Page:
of the intelligence community, felt it did fall within that definition, and certainly sometimes on difficult legal issues reasonable minds can differ including reasonable legal minds including those of the department of justice lawyers at the office of legal counsel. those lawyers wrote the opinion that the complaint, the topic of the complaint, did not involve the funding or administration of intelligence activities and the subject of the complaint, that being the president, was not a member of the intelligence community. it was a very, i would say sort of technical reading of the words of the statute to say that this is not something that is within dni, is the director of national symbol ens intelligence's purview and requirement to send to congress. mr. atkinson disagreed, persistent and continued to ask for guidance so it could get to congress, he felt it was important to get to congress and asked for guidance from the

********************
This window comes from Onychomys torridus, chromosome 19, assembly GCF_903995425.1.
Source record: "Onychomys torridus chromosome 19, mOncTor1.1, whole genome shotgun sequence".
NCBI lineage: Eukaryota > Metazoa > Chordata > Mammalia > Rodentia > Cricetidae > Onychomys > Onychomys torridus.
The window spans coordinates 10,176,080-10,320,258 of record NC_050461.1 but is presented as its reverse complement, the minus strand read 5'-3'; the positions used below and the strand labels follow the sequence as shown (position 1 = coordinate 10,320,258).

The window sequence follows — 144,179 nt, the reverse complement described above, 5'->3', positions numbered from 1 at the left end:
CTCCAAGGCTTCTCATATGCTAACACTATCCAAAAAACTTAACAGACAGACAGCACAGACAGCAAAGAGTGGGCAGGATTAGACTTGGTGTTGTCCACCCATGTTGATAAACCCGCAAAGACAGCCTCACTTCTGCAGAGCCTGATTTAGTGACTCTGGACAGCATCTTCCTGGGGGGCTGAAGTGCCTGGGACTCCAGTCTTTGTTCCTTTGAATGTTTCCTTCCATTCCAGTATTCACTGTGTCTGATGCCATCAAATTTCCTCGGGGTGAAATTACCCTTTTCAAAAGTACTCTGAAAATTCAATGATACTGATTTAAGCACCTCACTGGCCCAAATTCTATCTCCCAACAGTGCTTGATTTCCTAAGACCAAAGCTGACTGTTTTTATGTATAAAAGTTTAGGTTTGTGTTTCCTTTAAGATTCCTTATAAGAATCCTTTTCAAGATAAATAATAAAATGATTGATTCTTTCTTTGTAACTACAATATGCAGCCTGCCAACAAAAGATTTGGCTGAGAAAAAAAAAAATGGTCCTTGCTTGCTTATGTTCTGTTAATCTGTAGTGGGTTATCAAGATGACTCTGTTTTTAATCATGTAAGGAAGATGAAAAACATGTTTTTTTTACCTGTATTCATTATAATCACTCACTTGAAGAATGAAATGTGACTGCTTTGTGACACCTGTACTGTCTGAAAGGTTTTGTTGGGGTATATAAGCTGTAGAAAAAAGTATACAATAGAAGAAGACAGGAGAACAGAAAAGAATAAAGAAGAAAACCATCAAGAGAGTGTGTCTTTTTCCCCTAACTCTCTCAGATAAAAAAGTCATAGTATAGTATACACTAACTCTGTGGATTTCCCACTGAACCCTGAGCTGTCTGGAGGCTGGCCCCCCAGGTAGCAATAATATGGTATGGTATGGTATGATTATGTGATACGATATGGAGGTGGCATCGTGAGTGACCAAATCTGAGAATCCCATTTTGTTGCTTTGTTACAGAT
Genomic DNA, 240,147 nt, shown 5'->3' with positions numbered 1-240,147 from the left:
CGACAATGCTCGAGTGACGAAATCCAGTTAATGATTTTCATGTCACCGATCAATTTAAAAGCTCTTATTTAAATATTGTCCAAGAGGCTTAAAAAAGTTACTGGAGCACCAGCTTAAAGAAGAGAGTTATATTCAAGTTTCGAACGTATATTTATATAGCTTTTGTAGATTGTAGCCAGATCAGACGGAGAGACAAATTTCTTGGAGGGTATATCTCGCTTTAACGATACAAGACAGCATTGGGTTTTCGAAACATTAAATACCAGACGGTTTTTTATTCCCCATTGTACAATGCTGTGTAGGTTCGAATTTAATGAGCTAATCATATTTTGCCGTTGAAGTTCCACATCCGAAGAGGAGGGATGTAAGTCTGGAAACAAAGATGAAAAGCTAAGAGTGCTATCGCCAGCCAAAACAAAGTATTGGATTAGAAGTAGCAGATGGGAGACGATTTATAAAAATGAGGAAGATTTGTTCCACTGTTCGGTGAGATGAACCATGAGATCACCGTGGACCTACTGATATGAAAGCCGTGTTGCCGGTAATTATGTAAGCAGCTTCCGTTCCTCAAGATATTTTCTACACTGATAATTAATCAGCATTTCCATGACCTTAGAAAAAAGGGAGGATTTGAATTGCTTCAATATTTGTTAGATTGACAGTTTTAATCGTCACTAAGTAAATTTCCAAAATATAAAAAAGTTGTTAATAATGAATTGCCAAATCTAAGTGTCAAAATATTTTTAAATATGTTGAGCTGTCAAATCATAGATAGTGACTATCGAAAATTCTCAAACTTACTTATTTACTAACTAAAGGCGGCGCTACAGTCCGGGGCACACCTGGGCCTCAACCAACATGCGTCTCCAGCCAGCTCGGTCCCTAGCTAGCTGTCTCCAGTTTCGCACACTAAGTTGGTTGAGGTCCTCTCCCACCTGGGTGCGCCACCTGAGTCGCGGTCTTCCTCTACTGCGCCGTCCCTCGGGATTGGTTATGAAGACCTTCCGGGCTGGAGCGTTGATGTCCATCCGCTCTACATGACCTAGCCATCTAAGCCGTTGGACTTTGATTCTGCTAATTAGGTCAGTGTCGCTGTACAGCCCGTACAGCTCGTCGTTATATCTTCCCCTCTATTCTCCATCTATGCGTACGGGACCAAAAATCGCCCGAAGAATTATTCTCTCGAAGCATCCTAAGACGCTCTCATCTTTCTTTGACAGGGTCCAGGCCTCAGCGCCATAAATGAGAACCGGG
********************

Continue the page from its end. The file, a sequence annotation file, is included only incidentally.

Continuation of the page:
director of national intelligence on how to ensure that this report would get to congress. >> does this complaint warrant a criminal investigation, in your view? >> so reading the complaint in combination with then reading the memo that was released, i guess it was yesterday, that is sort of a rough transcript of the call, the rough transcript itself i think is indicative enough to warrant further investigation. at least based on my experience 20 years as a federal prosecutor and three more years over at the national security division. there are several, indications of several different types of crimes, not just campaign finance violations but also bribery and gratuities, and so i was surprised to learn and i still have friends and colleagues i rep very, very highly at the department of justice and i don't want to guess what their legal rationale might have been because we haven't seen it in writing. all we've done is heard from